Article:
Of course, TARP was enacted by Bush, but he can be written off as not a "true believer". The important thing is that future bailouts will never be necessary because there is no such thing as systemic risk.
Jon Chait argues that systemic risk would always require a bailout, and any sane administration - whether Republican or Democrat - wouldn't hesitate to come to the rescue. Yet by sticking to the dishonest claim that systemic risk can't happen, Republicans get to have their cake and eat it too:
The only answer to the dilemma is to try to prevent systemic failure from happening in the first place, which is the purpose of financial regulation. But this is the genius of the "bailout bill" charge. You can't honestly promise that any regulation, however well-designed, can guarantee that no bailout will ever happen again. And when you try to address the "bailout bill" charge on its own loopy terms, you wind up lending it credence.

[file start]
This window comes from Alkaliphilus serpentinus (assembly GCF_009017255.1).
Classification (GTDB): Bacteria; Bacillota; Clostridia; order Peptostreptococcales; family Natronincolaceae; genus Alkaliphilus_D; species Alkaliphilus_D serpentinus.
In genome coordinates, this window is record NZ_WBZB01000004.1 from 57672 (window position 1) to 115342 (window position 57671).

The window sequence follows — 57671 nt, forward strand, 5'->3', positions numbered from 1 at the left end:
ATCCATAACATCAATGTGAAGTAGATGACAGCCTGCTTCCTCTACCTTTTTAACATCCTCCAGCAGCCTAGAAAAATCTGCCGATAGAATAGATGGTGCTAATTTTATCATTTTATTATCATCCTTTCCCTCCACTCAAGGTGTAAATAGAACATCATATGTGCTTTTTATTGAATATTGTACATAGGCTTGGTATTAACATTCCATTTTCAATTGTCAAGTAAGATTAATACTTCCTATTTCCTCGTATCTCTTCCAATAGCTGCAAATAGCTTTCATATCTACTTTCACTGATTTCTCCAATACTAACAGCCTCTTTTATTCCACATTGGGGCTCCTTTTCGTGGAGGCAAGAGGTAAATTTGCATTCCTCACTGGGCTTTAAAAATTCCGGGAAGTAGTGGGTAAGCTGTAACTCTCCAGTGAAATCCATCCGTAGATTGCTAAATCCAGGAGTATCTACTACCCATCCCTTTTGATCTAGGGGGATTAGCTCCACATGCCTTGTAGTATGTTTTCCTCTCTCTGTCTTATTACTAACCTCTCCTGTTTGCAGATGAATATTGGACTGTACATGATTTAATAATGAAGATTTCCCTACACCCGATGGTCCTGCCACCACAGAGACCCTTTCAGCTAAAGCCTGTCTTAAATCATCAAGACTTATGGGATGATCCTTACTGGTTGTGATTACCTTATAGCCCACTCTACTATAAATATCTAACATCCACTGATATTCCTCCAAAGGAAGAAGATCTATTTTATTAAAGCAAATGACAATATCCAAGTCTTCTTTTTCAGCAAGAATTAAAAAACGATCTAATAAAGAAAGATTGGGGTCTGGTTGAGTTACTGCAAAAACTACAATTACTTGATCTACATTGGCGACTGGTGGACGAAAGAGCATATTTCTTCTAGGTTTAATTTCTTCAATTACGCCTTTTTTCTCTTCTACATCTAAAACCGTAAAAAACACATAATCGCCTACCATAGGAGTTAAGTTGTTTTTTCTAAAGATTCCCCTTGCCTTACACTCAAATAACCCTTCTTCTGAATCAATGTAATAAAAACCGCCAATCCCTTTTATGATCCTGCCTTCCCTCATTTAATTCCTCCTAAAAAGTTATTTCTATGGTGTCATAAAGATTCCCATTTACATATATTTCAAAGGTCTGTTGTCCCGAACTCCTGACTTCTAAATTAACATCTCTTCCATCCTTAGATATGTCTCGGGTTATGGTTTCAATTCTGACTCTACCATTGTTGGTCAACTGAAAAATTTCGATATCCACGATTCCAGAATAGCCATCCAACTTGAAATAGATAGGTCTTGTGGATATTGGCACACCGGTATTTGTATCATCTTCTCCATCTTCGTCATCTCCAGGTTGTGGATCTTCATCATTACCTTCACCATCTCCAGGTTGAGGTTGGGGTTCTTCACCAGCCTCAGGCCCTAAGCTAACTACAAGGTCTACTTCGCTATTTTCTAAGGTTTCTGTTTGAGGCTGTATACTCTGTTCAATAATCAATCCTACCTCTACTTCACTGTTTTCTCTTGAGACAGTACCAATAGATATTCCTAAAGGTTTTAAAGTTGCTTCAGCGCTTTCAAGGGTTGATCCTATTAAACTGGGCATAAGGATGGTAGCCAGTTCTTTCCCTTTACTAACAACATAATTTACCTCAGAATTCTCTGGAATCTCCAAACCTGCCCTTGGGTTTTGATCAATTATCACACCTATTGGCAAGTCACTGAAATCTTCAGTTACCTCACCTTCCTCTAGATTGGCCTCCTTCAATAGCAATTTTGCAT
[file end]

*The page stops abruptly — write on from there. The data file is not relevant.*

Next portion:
This is no different than the Republican tactic on most issues: take a false or dubious premise and run with it.
- Global warming - doesn't exist so Democrats are just trying to scrounge up tax revenue.
- Immigration - it's an existential threat so we need to limit rights and expend vast resources, and Democrats actually favor illegal immigration.
- Supply side economics - cut taxes on the rich and slash spending because the increased growth will ultimately increase tax revenues.
- The stimulus - Keynes who?, Democrats are recklessly spending and that's just what they do.
- The bailouts - institutions didn't pose systemic risk so bailing them out was simply a handout, a socialist takeover of the banking industry even.
Republicans kind of lucked out on the timing of the crisis. Because TARP happened so close to the inauguration, they managed to sell idiots the lie that Obama was responsible for the bailout. If this had happened even a year earlier, it would have been a lot tougher.